Further details regarding the activities of a cyber espionage unit thought to be connected to the Russian Government have emerged in this period. The US based cyber security firm FireEye published a report on what it dubbed APT28 (Advanced Persistent Threat, the generic term for a cyber espionage threat group) on October 28. APT28 is thought to be the same unit that rival cyber security firm Trend Micro referred to as Sofacy/SEDNIT – the work of which it referred to as “Operation Pawn Storm” – while it is also reportedly connected to the creators of the Uroburos (aka. Turla) malware that we assessed in our coverage of August 14. FireEye states that the group has been active since the middle of 2007, from when it has sought to ascertain information from a variety of political, diplomatic, and military sources that correspond with Russia’s strategic geopolitical interests – a key factor in the decision to attribute the actions of the unit to the Russian state.
The report divides these targets into three main areas, the first of which is operations against
Beyond the alignment of these targets with Russian interests – and the lack of associated economic targets that so often characterise Chinese APT units – the presence of Russian language in significant portions of the code that was assessed, and evidence that the malware development corresponded to a conventional working day in theMoscow and St. Petersburg (GMT +4) time zone. Furthermore, other factors suggest a level of sophistication that normally eludes groups that are merely sponsored by and not directly connected to the state. These include the use of a long-term coding platform for the malware, and its built-in resistance to analysis that helped keep the operation clandestine for as long as it did. Though FireEye declined to further pursue the question of responsibility at an organisational level, the campaign is likely to have originated from units within the Federal Security Service (FSB) and its counterpart responsible for foreign intelligence and espionage, the ForeignIntelligence Service (SVR RF).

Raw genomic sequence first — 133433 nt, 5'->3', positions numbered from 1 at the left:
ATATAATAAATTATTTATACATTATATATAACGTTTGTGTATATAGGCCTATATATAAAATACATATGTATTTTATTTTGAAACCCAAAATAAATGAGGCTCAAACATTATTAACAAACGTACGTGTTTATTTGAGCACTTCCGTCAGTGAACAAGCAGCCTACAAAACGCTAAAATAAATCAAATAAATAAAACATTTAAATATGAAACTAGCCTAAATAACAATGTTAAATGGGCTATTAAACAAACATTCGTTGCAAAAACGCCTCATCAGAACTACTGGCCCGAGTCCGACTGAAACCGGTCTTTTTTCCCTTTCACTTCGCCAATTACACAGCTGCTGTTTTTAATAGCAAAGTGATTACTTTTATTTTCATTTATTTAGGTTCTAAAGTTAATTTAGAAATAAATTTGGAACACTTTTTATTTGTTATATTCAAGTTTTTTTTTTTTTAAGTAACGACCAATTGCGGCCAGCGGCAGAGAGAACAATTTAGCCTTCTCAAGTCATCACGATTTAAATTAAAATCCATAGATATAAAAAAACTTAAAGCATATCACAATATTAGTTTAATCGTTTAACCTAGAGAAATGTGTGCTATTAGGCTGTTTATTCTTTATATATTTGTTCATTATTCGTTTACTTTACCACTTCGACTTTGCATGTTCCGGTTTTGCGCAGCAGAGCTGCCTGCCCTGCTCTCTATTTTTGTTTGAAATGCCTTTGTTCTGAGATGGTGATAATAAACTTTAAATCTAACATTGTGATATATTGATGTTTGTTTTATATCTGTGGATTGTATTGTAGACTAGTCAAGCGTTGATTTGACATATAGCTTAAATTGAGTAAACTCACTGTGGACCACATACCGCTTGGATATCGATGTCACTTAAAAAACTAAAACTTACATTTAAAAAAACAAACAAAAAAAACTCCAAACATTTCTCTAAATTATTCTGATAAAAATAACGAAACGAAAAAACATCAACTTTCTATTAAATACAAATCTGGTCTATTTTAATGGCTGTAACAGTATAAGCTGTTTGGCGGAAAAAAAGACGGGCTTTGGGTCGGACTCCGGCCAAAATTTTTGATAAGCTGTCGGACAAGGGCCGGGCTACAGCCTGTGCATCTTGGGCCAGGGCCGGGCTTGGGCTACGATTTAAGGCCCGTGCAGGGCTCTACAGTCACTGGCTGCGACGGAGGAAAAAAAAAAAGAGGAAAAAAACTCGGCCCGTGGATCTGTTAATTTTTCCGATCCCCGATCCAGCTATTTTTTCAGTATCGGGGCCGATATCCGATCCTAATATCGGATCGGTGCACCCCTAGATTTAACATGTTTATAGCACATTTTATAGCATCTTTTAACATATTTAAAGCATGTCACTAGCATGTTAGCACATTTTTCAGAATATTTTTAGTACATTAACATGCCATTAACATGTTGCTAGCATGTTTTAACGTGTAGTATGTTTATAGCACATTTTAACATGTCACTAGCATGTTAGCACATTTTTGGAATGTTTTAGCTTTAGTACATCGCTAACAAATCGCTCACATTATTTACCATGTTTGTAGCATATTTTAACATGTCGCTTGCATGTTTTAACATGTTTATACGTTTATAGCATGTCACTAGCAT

In a related development in this period, Russian President Vladimir Putin is set to sign a treaty on cyber security with his Chinese equivalent, Xi Jinping, early next month. Russia had previously signed a pact with the US designed to prevent escalation over issues of cyber security. However, further talks have been derailed in the wake of the political situation in Ukraine, and the decision to realign strategy closer to Beijing appears to have been made in response to the continuing stalemate. The Sino-Soviet pact is most likely primarily motivated by the joint desire to oppose US influence on the governance of the Internet and enforce sovereign authority over its management, which would in turn allow the two states to adhere to different standards relating to online privacy and freedom of expression.
Due to the divergent interests of the two powers, it is unlikely to involve a significant amount of cooperation regarding operational matters. The degree to which this is overstated in media reports reflects both states’ opposition to US cyber security policy and in actions in Iraq/Syria and Ukraine, and the associated desire to make a symbolic announcement of mutual support. Regardless, the degree of cooperation that is implied means a lower likelihood of cyber espionage or sabotage operations being targeted at one state by the other. Furthermore, while the enhanced capacity for technology transfer between the two states is also likely to expand future capability in this area, so this bilateral relationship remains an issue to watch in the long term.